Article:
Move over, Shrek 2. DreamWorks' ode to ogres in love produced its fair share of guffaws, but it can't hold a candle to Roland Emmerich's latest world-in-peril thriller The Day After Tomorrow, clearly the funniest film you'll see this year.
Laughs may be unintentional, but they come at a fast and furious clip. A news chopper flies alongside multiple tornadoes marauding Los Angeles but remains airborne and unscathed. Survivors holed up inside of New York's public library are advised to "ride out" a pending ice age, which I thought typically lasted thousands of years. A Rhode Island-sized block of ice breaks off its glacial base, and the crack just happens to run through the middle of climatologist Jack Hall's (Dennis Quaid) Antarctic camp. And former Riptide star Perry King plays the President of the United States! C'mon people, that's funny.
These disastrous scenarios come courtesy of some abrupt climate shifts that Hall shouts about in his best Chicken Little voice. Global warming, it seems, is melting the Earth's ice caps, which in turn are affecting the temperatures of ocean currents that create our warmer climate regions. Resulting storms that resemble hurricanes are sitting squarely over the planet's northern hemispheres. Hall states that a series of recent climate shifts mirror prehistoric patterns that signaled the start of an earlier ice age, and he predicts that a similar freezing will occur in the next 7 to 10 days.
It didn't make much sense to me as I watched it, and it makes less sense as I type it out. But who cares, right? So long as major cities get some massive face lifts, summer movie junkies should be mighty pleased. Emmerich delivers plenty of gawk-worthy popcorn goodies in his Weather Channel upgrade. Snow falls in New Delhi. Hail the size of basketballs bombards Tokyo. And in Manhattan the sewers back up, causing a debilitating stench... so nothing new there.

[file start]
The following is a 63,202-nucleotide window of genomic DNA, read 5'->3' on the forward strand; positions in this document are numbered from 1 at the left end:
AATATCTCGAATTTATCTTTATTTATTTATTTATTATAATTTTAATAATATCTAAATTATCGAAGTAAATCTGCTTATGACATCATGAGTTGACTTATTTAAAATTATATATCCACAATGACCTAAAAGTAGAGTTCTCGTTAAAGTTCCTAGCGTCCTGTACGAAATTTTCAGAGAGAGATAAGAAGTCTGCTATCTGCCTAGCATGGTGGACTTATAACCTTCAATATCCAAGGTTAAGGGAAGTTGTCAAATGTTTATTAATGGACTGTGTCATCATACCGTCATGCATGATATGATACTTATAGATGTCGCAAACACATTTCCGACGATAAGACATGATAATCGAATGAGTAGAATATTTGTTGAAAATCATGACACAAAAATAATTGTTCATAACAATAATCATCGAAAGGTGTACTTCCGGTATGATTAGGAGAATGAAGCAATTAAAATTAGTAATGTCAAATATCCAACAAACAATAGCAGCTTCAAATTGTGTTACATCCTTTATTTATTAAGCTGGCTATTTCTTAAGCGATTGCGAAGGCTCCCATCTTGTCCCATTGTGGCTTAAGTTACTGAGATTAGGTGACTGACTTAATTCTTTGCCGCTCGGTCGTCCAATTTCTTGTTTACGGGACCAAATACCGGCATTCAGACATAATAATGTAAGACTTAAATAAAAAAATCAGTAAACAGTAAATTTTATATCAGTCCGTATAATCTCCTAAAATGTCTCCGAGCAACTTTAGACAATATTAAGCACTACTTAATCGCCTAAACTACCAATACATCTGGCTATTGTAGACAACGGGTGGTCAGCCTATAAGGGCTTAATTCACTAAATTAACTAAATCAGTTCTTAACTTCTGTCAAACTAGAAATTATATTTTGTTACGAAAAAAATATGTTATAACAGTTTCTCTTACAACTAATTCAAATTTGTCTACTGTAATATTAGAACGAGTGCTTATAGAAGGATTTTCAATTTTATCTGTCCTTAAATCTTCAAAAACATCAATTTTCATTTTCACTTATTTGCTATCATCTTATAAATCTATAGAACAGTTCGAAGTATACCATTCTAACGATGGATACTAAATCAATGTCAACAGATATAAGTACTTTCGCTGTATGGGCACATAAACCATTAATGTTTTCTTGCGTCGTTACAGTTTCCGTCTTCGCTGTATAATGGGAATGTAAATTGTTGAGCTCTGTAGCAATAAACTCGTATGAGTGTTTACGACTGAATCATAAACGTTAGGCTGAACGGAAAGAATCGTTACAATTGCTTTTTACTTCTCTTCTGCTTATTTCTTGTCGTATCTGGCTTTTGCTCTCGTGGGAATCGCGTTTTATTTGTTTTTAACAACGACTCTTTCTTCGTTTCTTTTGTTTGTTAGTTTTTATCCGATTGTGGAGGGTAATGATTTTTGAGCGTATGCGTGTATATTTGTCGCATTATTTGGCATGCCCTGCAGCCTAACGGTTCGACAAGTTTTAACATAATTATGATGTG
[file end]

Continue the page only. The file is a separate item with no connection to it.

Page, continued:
Tomorrow should be a lot more amusing that it actually turns out to be. The already-slow-moving production pauses frequently for philosophical ramblings on our abuse of the environment. Emmerich stacks the odds against his characters in such a clumsy fashion that laughs build instead of tension. It's hard to get all worked up over rain, sleet, and snow. Doesn't the post office deal with this on a regular basis?
Sensing a potential dissatisfaction in his CGI situations, Emmerich oversteps the boundaries of credibility and makes potentially threatening scenarios seem silly. A thrilling race to retrieve penicillin from an ocean liner grows ridiculous when Tomorrow tosses escaped wolves into the mix. The "outrunning the ice" sequence defies all forms of logic, especially when you notice that certain characters aren't even wearing gloves in what's supposed to be subzero weather.
When it comes to developing credible human relationships, Emmerich as screenwriter proves he's all wet. Quaid gets credit for keeping a straight face while burping out phrases like "super cool air from the upper troposphere." His typically frigid performance, however, ices over any chemistry felt between he and his alienated wife (Sela Ward) and stranded son Sam (Jake Gyllenhaal).
Oceans rise and temperatures drop. Impressive set pieces are frozen over or totally submerged. In between each death-defying sequence, Sam puts the moves on Laura (Emmy Rossum), the hot chick on his academic decathlon team. Wait one second. I'm willing to believe an ocean liner floating down Fifth Avenue. But a gorgeous brunette like Laura participating on the academic decathlon squad? My imagination can only stretch so far.
The new Collector's Edition DVD adds a second disc of extras, including two commentary tracks, a series of making-of documentaries, 10 deleted scenes, and more.
Sorry honey, that taxi cannot be used as a flotation device. Try the hat.